I wonder why I struggle so much to get in front of the type of customers which I know I need to grow my business, maybe I am missing something, or perhaps I just don’t know them as well as I think I do!

Interests?

Understanding my target customers’ interests will allow me to identify the best possible opportunities for my marketing activities. If I sell sporting equipment, I could safely assume that my target audience will be spending time watching sport related YouTube videos and reading sports related blogs, so maybe I should be approaching these channels to help me spread the word.

I should perhaps also consider that some interests have a natural cross-over with others. Running shoes for example will appeal to someone interested in fitness just as much as someone who is interested in the latest fashion, but if I were to target both of these types of people with a single general marketing message will my product or service truly resonate with either customer?

Attitudes?

Understanding my target customers’ attitude towards my product or service is one of the single most important contributors to the success of any marketing I may do. Coffee drinkers for example have a very strong and positive attitude towards the product first thing in the morning. Last thing at night however, even the most dedicated coffee aficionado will see this product in a much more contradicting negative light due to it’s stimulating ingredients.

Car retailers also experience similar contradicting attitudes as some will be happy to be embarking on the new purchase whereas others will be having major concerns about the overall running costs. With this in mind, I should look to have different marketing messages for each of these customers.

Values?

Although from an economic point of view, value is directly attributed to the cost of a product or service I offer, in a marketing context, Value plays a much more vital and intricate role. Often, ensuring that my businesses values align with their own is far more important to potential customers than simply a question of money.

  • Am I aware of their cultural/religious needs or am I including them in my Christmas campaigns?
  • Do I share their environmental concerns through my own business practices?
  • Do I share their social responsibility views and does my own supply chain support this?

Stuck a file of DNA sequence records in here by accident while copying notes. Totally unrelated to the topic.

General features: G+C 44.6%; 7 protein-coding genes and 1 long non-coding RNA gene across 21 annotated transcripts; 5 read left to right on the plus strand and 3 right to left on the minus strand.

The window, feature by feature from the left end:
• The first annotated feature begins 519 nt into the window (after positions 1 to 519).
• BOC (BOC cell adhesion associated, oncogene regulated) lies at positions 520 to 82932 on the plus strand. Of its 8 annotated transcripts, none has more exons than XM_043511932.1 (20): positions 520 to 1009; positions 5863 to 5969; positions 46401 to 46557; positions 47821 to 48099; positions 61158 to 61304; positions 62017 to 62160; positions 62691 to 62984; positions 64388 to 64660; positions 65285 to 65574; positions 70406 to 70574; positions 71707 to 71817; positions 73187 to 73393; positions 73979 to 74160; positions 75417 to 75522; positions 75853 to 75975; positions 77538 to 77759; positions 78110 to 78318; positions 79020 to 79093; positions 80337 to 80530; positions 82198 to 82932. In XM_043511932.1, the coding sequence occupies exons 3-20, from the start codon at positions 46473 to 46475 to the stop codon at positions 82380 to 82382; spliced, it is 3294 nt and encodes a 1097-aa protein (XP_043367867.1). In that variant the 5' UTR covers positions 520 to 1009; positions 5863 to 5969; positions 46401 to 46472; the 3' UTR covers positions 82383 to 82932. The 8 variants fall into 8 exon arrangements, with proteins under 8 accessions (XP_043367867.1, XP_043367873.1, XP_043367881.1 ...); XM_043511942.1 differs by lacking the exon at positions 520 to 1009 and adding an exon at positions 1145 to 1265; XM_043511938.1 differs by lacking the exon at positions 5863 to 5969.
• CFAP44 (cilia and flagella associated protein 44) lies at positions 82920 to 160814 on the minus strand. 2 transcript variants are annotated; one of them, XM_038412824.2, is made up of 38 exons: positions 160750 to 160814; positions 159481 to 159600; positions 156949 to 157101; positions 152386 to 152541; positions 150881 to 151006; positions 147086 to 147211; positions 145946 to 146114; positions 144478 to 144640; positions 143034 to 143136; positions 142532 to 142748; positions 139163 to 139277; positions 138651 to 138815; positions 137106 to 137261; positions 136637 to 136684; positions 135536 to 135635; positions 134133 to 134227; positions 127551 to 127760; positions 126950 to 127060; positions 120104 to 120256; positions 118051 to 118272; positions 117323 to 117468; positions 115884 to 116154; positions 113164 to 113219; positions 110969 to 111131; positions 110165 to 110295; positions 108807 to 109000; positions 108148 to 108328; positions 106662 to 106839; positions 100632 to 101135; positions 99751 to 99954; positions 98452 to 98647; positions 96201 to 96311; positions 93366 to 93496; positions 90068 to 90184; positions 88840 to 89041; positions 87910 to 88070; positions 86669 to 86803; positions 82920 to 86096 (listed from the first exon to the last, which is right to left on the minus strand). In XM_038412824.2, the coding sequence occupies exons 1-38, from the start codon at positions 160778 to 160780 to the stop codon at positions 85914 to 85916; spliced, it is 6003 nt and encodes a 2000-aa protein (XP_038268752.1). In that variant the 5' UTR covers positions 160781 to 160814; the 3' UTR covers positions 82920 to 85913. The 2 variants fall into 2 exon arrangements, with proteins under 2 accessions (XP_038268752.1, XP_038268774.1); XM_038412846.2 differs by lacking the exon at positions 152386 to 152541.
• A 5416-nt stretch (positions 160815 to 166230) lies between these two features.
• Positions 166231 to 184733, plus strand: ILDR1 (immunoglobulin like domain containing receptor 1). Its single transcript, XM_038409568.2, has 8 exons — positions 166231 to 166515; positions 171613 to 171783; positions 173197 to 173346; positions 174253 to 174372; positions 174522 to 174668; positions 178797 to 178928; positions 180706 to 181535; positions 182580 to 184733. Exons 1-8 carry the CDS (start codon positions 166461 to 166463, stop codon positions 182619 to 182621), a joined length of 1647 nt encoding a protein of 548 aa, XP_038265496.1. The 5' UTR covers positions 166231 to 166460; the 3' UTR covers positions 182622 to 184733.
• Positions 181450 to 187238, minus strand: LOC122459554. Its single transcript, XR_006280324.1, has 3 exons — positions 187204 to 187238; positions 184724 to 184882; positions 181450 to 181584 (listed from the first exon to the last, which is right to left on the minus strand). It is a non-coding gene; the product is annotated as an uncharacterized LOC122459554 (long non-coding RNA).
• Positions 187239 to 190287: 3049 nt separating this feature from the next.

Each and every one of these questions will help me build an incredibly strong bond with my potential audience.

Behaviour?

Because different products and services aim to solve different problems, my potential customers will engage with my business through a very specific set of behavioural patterns.

Seasonal products such as Christmas gifts for example will be in far greater demand during the last few weeks of the year than at any other time. Financial services will see an influx in the run up to April (UK Financial Year End). Convertible cars and Holiday Breaks see a rise in sales in the weeks leading to the Summer season.

Behavioural patterns don’t stop there however, so I need to have a clear understanding on when, how often and for how long, my target audience is looking for the type of products or services I offer.

Month of the Year?

Is what I offer seasonal? Toy retailers for example see most of their sales take place during the last few weeks of the year. Also worth considering, if what you offer is a ‘considered purchase’ then leaving my marketing push to the last minute will almost certainly result in a waste of time and money as most of my competitors would have thought about this well in advance.

Week of the Month?

Do my products or services demand a considerable cost from an average monthly disposable budget? If this is the case, then chances are that my target customers will look to leave this decision for the later part of the month, once their pay cheque has come in.

Day of the Week?

If my services rely on the customer being present, then I need to make ‘Customer Availability’ a key consideration of my marketing plans – It would also pay for me to think about the day of the week my potential customers are most likely to even think about my business. Sport brands for instance, see a direct correlation between specific weekend sporting events and sales.

Time of the Day?

As per the previous sections, understanding the time of the day when my potential customers are most likely to research about my services is also very important. After all, if their only time away from work or family commitments is in the evenings, then pushing my brand out to them during the day (because that is the time when I’m thinking about my business) will not yield me the greatest results.

How Often?

As well as understanding when my customers are looking for my products or services, I really ought to think about the frequency and duration of their need. People looking for a new car for example, will typically spend most evenings and weekends, for up to two-three months, researching and comparing options. Having made the purchase however, this person will not need a car again for a number of years so their change in needs should be accompanied by a change in my own marketing approach (after sales care communications for instance).

 


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